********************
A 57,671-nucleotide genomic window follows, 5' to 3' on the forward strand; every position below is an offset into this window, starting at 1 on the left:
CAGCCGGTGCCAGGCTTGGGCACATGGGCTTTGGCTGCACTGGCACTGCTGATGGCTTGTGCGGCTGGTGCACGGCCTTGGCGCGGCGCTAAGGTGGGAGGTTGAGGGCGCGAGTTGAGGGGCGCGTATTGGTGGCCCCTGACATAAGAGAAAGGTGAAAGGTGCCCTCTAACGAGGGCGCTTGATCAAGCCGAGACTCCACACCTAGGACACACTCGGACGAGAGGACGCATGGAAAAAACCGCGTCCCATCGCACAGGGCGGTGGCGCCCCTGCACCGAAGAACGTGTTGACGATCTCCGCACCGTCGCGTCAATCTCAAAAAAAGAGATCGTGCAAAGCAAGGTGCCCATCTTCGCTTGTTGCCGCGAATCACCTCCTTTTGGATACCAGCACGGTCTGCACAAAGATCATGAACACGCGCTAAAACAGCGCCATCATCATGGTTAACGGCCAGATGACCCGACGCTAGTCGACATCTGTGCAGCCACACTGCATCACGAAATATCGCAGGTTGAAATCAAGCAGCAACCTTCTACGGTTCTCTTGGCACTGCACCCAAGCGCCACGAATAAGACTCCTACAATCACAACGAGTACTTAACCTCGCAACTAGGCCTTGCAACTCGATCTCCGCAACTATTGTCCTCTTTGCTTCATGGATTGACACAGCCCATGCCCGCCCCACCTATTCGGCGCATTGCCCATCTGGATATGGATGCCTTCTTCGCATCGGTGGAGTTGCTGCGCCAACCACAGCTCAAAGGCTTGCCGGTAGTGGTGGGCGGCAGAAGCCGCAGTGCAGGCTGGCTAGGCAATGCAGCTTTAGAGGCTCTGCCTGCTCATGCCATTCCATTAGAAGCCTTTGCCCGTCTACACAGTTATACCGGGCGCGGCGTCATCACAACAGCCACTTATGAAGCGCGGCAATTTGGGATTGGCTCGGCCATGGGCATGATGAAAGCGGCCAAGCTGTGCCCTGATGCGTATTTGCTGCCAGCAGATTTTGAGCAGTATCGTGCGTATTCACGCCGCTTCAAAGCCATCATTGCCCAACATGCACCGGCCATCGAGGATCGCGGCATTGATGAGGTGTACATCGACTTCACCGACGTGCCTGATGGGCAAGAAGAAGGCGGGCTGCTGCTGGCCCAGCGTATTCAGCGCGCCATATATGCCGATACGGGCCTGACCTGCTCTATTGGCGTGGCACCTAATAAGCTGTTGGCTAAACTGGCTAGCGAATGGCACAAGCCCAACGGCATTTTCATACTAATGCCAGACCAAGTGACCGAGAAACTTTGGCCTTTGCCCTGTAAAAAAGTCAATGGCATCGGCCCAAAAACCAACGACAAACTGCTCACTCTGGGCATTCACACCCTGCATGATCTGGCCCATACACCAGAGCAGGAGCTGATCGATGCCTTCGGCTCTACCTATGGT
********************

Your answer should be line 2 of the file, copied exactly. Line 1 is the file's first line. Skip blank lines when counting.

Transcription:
CAGCCGGTGCCAGGCTTGGGCACATGGGCTTTGGCTGCACTGGCACTGCTGATGGCTTGTGCGGCTGGTGCACGGCCTTGGCGCGGCGCTAAGGTGGGAGGTTGAGGGCGCGAGTTGAGGGGCGCGTATTGGTGGCCCCTGACATAAGAGAAAGGTGAAAGGTGCCCTCTAACGAGGGCGCTTGATCAAGCCGAGACTCCACACCTAGGACACACTCGGACGAGAGGACGCATGGAAAAAACCGCGTCCCATCGCACAGGGCGGTGGCGCCCCTGCACCGAAGAACGTGTTGACGATCTCCGCACCGTCGCGTCAATCTCAAAAAAAGAGATCGTGCAAAGCAAGGTGCCCATCTTCGCTTGTTGCCGCGAATCACCTCCTTTTGGATACCAGCACGGTCTGCACAAAGATCATGAACACGCGCTAAAACAGCGCCATCATCATGGTTAACGGCCAGATGACCCGACGCTAGTCGACATCTGTGCAGCCACACTGCATCACGAAATATCGCAGGTTGAAATCAAGCAGCAACCTTCTACGGTTCTCTTGGCACTGCACCCAAGCGCCACGAATAAGACTCCTACAATCACAACGAGTACTTAACCTCGCAACTAGGCCTTGCAACTCGATCTCCGCAACTATTGTCCTCTTTGCTTCATGGATTGACACAGCCCATGCCCGCCCCACCTATTCGGCGCATTGCCCATCTGGATATGGATGCCTTCTTCGCATCGGTGGAGTTGCTGCGCCAACCACAGCTCAAAGGCTTGCCGGTAGTGGTGGGCGGCAGAAGCCGCAGTGCAGGCTGGCTAGGCAATGCAGCTTTAGAGGCTCTGCCTGCTCATGCCATTCCATTAGAAGCCTTTGCCCGTCTACACAGTTATACCGGGCGCGGCGTCATCACAACAGCCACTTATGAAGCGCGGCAATTTGGGATTGGCTCGGCCATGGGCATGATGAAAGCGGCCAAGCTGTGCCCTGATGCGTATTTGCTGCCAGCAGATTTTGAGCAGTATCGTGCGTATTCACGCCGCTTCAAAGCCATCATTGCCCAACATGCACCGGCCATCGAGGATCGCGGCATTGATGAGGTGTACATCGACTTCACCGACGTGCCTGATGGGCAAGAAGAAGGCGGGCTGCTGCTGGCCCAGCGTATTCAGCGCGCCATATATGCCGATACGGGCCTGACCTGCTCTATTGGCGTGGCACCTAATAAGCTGTTGGCTAAACTGGCTAGCGAATGGCACAAGCCCAACGGCATTTTCATACTAATGCCAGACCAAGTGACCGAGAAACTTTGGCCTTTGCCCTGTAAAAAAGTCAATGGCATCGGCCCAAAAACCAACGACAAACTGCTCACTCTGGGCATTCACACCCTGCATGATCTGGCCCATACACCAGAGCAGGAGCTGATCGATGCCTTCGGCTCTACCTATGGT